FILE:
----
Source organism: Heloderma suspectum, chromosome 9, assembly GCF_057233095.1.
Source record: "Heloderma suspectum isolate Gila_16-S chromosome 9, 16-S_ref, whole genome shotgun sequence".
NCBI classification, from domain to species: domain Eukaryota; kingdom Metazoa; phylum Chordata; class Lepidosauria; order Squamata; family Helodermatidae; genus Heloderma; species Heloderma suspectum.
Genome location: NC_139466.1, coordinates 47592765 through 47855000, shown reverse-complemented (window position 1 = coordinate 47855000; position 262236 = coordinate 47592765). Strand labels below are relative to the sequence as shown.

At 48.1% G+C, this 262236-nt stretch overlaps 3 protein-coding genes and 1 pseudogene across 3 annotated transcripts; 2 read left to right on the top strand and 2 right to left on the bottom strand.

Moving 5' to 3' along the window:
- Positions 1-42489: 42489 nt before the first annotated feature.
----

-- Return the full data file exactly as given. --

Source organism: Heloderma suspectum, chromosome 9, assembly GCF_057233095.1.
Source record: "Heloderma suspectum isolate Gila_16-S chromosome 9, 16-S_ref, whole genome shotgun sequence".
NCBI classification, from domain to species: domain Eukaryota; kingdom Metazoa; phylum Chordata; class Lepidosauria; order Squamata; family Helodermatidae; genus Heloderma; species Heloderma suspectum.
Genome location: NC_139466.1, coordinates 47592765 through 47855000, shown reverse-complemented (window position 1 = coordinate 47855000; position 262236 = coordinate 47592765). Strand labels below are relative to the sequence as shown.

At 48.1% G+C, this 262236-nt stretch overlaps 3 protein-coding genes and 1 pseudogene across 3 annotated transcripts; 2 read left to right on the top strand and 2 right to left on the bottom strand.

Moving 5' to 3' along the window:
- Positions 1-42489: 42489 nt before the first annotated feature.